• -Publish The Leadership GPS and see it become an Amazon Best Seller

Before I wrote the manuscript to my book, I talked with John Maxwell and he gave me advice on what to do first if you want to be an author:   The very definition of being an author requires you have written something. Simple, but powerful lesson. If I wanted to publish a book I needed to write a book. And if I wanted to write a book I needed to start with one word on one page and continue from there.

If you want to achieve big goals you have to know what to do first.

 

Why do people follow certain leaders?

Some leaders are more successful than others at attracting people to their team. They seem to have few people leaving, unless they are promoted, and can easily fill any opening they have. What do these leaders do that sets them apart? These great leaders accelerate the dreams of their followers.

Are dreams important? William Shakespeare wrote, “We are such stuff as dreams are made on.” The dreams we have for our lives are who we are, who we want to be, where we want to go, there our hope for the future.

So yes, people’s dreams are very important to them. And if you want to be a great leader, they should be important to you. Master motivator, Les Brown laid out the plan for success and dreams when he said, “Help others achieve their dreams and you will achieve yours.”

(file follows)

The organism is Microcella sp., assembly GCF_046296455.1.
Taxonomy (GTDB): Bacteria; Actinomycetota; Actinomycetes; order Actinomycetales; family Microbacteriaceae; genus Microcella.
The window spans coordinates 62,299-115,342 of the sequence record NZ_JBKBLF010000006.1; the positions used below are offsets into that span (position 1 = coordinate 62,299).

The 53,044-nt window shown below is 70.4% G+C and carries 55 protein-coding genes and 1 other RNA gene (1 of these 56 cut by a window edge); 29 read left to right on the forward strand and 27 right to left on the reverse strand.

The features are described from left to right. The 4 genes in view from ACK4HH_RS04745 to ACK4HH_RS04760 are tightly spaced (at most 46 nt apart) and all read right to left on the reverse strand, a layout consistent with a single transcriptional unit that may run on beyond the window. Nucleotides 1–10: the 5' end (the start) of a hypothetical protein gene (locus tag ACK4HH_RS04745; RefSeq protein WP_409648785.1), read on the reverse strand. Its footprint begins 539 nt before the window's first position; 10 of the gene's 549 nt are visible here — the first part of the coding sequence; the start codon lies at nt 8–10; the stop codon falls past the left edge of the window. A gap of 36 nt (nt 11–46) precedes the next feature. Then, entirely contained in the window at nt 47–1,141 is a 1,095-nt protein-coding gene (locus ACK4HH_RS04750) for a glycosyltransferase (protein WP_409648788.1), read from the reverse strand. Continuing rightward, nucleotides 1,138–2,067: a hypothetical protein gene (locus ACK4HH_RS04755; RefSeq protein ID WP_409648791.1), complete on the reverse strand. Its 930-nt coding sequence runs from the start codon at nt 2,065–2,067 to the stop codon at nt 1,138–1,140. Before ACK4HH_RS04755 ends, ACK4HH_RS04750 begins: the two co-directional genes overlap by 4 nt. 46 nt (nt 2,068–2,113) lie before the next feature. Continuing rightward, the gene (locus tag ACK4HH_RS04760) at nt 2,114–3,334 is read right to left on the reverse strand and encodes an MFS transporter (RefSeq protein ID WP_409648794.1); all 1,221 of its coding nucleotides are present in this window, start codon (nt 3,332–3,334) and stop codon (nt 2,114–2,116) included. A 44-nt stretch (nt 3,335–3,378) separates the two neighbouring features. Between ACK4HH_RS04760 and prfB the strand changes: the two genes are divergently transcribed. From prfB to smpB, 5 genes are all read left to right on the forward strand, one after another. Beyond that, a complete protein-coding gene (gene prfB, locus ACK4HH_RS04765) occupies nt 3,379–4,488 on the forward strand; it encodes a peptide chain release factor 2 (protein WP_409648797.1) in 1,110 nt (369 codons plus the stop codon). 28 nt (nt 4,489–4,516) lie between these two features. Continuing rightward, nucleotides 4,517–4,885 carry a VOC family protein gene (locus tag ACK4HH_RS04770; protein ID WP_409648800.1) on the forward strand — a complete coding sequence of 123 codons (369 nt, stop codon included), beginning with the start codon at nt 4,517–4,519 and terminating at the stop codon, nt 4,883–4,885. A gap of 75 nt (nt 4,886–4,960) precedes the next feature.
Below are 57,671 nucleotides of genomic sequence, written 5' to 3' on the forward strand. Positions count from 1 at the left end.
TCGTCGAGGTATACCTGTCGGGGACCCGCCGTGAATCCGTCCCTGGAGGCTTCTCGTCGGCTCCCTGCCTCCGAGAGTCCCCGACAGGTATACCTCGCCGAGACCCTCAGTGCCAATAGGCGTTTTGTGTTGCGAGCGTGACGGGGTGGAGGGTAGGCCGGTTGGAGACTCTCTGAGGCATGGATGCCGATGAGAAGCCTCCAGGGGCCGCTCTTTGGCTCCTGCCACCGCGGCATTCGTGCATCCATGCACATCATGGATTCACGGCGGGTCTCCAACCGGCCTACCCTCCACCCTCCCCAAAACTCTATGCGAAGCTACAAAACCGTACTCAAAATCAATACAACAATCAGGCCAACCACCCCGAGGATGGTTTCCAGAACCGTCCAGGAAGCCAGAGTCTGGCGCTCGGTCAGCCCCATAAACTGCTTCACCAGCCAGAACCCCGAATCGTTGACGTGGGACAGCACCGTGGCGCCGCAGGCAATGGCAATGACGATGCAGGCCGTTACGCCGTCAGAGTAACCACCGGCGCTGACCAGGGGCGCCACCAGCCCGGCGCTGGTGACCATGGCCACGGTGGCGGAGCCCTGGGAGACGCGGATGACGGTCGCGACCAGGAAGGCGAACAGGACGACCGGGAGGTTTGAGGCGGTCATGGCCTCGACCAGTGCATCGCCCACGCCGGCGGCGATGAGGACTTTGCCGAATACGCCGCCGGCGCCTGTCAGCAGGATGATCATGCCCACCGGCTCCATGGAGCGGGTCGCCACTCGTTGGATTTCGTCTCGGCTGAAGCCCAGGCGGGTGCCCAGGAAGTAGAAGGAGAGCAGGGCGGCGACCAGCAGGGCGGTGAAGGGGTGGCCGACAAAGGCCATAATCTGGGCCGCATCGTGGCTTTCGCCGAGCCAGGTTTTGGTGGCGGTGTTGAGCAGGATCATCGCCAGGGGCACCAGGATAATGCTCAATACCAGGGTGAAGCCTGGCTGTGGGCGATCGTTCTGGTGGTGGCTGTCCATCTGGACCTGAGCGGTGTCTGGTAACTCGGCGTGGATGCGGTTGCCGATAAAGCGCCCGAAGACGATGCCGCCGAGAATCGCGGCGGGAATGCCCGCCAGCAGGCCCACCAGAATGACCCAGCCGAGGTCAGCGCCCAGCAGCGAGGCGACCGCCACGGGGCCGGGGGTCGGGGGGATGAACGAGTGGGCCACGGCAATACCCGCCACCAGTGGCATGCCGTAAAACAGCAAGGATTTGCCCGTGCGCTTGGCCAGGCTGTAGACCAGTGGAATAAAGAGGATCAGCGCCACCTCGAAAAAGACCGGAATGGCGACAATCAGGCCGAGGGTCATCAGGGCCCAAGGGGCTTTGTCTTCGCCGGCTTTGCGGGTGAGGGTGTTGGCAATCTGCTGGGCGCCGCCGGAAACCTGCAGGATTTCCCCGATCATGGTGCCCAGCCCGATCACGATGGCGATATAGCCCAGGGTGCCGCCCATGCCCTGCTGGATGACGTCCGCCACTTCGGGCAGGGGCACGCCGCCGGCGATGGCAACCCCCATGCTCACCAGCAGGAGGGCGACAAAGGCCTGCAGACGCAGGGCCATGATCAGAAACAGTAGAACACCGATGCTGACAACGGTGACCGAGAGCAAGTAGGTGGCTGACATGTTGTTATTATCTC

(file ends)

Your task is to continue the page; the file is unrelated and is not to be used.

Here are the steps to accelerating the dreams of those who you lead:

Know their dreams. Leading people is nothing more than unlocking the full potential of everyone who follows you. If you want the best team, then you need to know their dreams to bring out their passion in life and work.

“The dreams and passions stored within hearts are powerful keys which can unlock a wealth of potential.”– John Maxwell

Connect their dreams with the team. Each person has unique dreams that are theirs alone. There are many rolls on each team, many activities, many projects, much that needs to be done. Once you discover each person’s dreams, you should find a way to incorporate them into the plans of the team to bring the best thinking to everything you do.

“We need men who can dream of things that never were.”– John F. Kennedy

Lead the dream and the team to succeed. Great leaders can, and must, bring success to their team and to the members of their team. One without the other is not sustainable. The best possible work environment is for everyone to live their dreams while accomplishing the work.

“I don’t dream at night, I dream all day; I dream for a living.”– Steven Spielberg

 

Why comes before How

Understanding how to accomplish something is an important part of being successful. You won’t go far if you don’t know what you are doing. So first we learn how, then we can succeed, right? Wrong. If you really want to win, you first understand why – the purpose of the something you are doing or learning how to do. Because very little that we do is always easy and you will need to hold on to your why when the how is hard.